It has been a reluctant transition to spring in the mountains of the upper Columbia Basin. Those who have been here all winter have been tearing their hair out. I have merely been staring at the unmelted snow with astonishment, since I returned several weeks ago. In my garden, a statue of Kuan Yin has revealed herself slowly.
Several sunny days drew solar rays to the heat-absorbing volcanic stone from which Kuan Yin was carved. She emerged more fully.
On snowy walks, I began to notice the tendency of dark colours to absorb heat and speed melt. Deer scat formed patterns akin to scattered hope.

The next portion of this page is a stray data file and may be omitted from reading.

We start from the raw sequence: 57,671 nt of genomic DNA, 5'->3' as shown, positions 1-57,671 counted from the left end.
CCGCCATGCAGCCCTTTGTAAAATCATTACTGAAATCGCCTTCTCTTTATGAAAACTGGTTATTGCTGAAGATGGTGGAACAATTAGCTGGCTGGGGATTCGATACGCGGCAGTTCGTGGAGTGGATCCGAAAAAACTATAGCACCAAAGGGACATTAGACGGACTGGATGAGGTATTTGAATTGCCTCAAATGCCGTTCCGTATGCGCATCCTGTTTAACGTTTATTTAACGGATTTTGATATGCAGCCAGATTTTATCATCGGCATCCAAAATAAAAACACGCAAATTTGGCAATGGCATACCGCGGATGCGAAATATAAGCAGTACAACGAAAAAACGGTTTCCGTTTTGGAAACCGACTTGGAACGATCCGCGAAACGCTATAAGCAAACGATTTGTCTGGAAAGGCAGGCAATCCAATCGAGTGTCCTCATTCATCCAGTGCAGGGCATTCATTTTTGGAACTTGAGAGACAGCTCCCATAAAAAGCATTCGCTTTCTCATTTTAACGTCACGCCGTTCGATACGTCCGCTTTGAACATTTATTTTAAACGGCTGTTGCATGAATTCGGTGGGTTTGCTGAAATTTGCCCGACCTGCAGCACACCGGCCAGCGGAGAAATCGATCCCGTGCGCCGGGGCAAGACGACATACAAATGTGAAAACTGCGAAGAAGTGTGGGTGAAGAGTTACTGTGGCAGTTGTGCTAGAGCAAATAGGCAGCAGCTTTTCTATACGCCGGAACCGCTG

Granite stones near the shores of the West Arm melt the snow into perfect, surrounding spheres.
The melt continues, though the nights are still heavy with frost that dusts Kuan Yin’s gracious form every morning. I continue my routine of boiling one kettle for tea, one kettle for the ice in the birdbath.
A much-beloved Buddhism deity, Kuan Yin is known for her mercy and compassion. She reminds me of something I wrote about in The Glass Seed over a decade ago. Spring always returns.